A more competitive currency will fuel an exports boom, but create political risk as costs rise.
Investors in Japan are at least being presented with a consistent picture. The risks there have been increasing during the past five and 10 years, and so far this year a similar pattern is emerging, according to Euromoney’s crowd-sourcing survey.
Indeed, those risks would appear to be coming home to roost thanks to widening interest-rate differentials courtesy of divergent monetary policies.
By maintaining its ultra-loose stance, guided by the fact the country has endured decades of very low inflation and extensive periods of deflation – and current inflation is seen as a temporary hit to commodity prices – the yen has hit a 24-year low against the US dollar.
If this reflects changes in investor perceptions of doing business in the Japanese market … they should be addressed in earnest, and not only by the central bank- Kenji Sekiguchi
Also driving the pairing is the contrasting approach adopted by the US Federal Reserve, which has continued its tightening cycle with the latest 75-basis-point hike in the federal funds target, pushing it up to a range of 1.5% to 1.75%, with further increases expected.
Country-risk experts were anticipating the yen’s depreciation, with scores for the monetary policy/currency stability indicator downgraded in the first quarter.
It is one of several economic risk factors presently scoring less than half the points available, while contributing to the fact that Japan remains rooted to 43rd spot in Euromoney’s global risk rankings of 174 countries, well behind the US in 20th, and the second-worst performing member of the G10; only to Italy. In 2016, Japan had climbed to a high of 23rd.
That puts the country in tier three (of five), on a similar ranking to Kuwait, Cyprus, Dominican Republic and South Korea.
Kenji Sekiguchi, chief analyst at Rating and Investment Information, is one of Euromoney’s survey contributors who says it is understandable that central banks such as the Bank of Japan (BoJ) do not act hastily against supply-side inflation, unless it leads to higher inflation expectations and resulting wage increases (second-round effects).
“Besides, it is in a sense the situation that the BoJ, or more broadly, the Japanese economy, has been striving for over the past decade,” he says.
To some extent, the increase in savings due to reduced expenditure during the Covid-19 pandemic has provided a cushion to households to bear the rise in prices- Prachi Gupta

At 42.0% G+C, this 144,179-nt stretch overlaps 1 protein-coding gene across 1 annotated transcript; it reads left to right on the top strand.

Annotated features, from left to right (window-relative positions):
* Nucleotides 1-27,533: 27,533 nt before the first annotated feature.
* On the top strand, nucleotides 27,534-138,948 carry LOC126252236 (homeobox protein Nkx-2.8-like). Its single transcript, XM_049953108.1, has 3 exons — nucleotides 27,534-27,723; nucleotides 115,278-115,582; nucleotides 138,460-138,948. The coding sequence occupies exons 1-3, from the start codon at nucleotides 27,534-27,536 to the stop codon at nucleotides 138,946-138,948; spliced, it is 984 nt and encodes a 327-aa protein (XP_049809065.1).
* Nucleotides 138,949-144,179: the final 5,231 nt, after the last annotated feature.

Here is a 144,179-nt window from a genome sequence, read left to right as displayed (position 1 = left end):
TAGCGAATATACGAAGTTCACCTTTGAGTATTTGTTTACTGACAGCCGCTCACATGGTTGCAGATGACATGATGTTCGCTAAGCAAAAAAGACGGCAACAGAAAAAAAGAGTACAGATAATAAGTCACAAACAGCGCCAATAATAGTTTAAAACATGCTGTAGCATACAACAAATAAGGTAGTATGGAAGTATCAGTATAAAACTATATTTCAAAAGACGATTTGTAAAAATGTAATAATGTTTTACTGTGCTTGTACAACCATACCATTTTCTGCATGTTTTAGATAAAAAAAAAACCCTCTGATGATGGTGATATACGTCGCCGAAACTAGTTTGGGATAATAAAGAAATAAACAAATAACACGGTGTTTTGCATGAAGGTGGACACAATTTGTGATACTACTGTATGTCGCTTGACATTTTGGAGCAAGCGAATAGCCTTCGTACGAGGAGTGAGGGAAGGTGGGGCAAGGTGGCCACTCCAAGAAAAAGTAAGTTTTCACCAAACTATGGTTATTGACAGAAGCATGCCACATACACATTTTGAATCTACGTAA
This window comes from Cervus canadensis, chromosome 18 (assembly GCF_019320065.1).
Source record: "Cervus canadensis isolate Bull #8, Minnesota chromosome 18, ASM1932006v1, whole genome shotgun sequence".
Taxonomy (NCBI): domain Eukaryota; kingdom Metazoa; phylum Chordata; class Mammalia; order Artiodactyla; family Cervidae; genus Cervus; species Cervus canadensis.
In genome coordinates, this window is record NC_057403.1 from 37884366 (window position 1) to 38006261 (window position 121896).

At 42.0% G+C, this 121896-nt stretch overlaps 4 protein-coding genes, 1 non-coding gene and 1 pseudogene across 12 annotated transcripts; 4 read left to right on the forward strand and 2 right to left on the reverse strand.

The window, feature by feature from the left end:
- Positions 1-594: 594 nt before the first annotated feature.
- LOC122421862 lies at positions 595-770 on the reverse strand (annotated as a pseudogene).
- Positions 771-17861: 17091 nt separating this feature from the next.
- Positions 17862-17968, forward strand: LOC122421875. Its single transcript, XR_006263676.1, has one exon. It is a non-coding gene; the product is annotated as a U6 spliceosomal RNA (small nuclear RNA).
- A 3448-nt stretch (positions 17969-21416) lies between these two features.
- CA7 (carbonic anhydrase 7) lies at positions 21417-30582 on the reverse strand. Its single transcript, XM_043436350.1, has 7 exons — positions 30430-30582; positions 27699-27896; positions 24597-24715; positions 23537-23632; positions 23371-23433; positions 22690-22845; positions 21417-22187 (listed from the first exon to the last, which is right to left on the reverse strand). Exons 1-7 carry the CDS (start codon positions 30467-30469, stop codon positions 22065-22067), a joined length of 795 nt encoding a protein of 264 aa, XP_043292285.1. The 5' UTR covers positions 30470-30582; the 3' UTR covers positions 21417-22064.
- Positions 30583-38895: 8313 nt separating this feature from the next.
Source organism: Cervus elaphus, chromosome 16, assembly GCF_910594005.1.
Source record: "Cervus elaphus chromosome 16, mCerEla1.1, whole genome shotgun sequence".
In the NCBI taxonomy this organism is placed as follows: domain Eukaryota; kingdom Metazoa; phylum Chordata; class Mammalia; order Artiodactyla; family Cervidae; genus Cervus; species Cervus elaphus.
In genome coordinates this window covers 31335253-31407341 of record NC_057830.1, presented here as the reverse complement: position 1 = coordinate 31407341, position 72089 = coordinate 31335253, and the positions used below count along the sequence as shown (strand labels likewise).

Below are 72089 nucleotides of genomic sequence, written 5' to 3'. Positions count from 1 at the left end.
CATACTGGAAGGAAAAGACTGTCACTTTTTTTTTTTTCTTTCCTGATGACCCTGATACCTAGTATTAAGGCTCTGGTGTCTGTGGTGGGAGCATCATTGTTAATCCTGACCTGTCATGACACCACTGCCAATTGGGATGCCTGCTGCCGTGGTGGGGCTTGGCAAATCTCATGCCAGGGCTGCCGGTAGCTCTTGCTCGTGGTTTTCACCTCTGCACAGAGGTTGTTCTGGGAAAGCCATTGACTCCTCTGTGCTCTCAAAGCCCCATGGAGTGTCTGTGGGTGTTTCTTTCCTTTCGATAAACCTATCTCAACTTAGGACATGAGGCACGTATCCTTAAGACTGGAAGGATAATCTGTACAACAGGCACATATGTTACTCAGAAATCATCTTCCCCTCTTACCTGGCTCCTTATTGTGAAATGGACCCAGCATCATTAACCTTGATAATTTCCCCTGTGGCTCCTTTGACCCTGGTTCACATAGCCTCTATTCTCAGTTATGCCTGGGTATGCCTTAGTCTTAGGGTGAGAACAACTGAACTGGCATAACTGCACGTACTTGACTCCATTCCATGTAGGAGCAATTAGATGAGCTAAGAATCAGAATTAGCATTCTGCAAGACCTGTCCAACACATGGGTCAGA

The substantial interest-rate differential between Japan and the US means that the yen has fallen even after the Russian invasion of Ukraine, which would have triggered a flight to safety in the past, bearing in mind the balance-of-payments current-account surplus.
“If this reflects changes in investor perceptions of doing business in the Japanese market, be it due to regulatory bottlenecks or chronically weak domestic demand, they should be addressed in earnest, and not only by the central bank,” says Sekiguchi.
Another survey contributor, Prachi Gupta, assistant professor of economics at Temple University, Japan, notes the fact the weak yen is favourable for exports, so sectors such as automobile manufacturing and tourism will most likely gain from it, supporting economic growth.
However, the rise in the cost of food, fuel and raw materials is also affecting households and producers that rely heavily on imports.
Japan imports almost two-thirds of its food requirements and virtually all of its energy. Consequently, consumer price inflation accelerated from 1.2% in March to 2.4% in April, and with the core inflation rate rising to 2.1%, it moved above the BoJ’s 2% target rate for the first time in seven years.
“To some extent, the increase in savings due to reduced expenditure during the Covid-19 pandemic has provided a cushion to households to bear the rise in prices,” Gupta notes.
Japanese voters also seem unperturbed for now. Prime minister Fumio Kishida’s approval ratings are soaring ahead of the partial elections for the upper house in July. A decisive victory for the incumbent Liberal Democratic Party would provide a mandate to revise Japan’s pacifist constitution, but voters will also be looking for more as the economy turns.
Recession in key export markets and the prospect of inflation worsening domestically will combine to constrain Japan’s economic growth. It cannot rely on monetary-policy expansion alone.
As Gupta says, Japan needs to invest in productivity-boosting technology, such as digitalization, encourage innovation and reduce the gender wage gap to achieve economic recovery.
In the meantime – also bearing in mind the fiscal gap and the longer-term impact of high debt, given the ageing population – it represents a medium risk.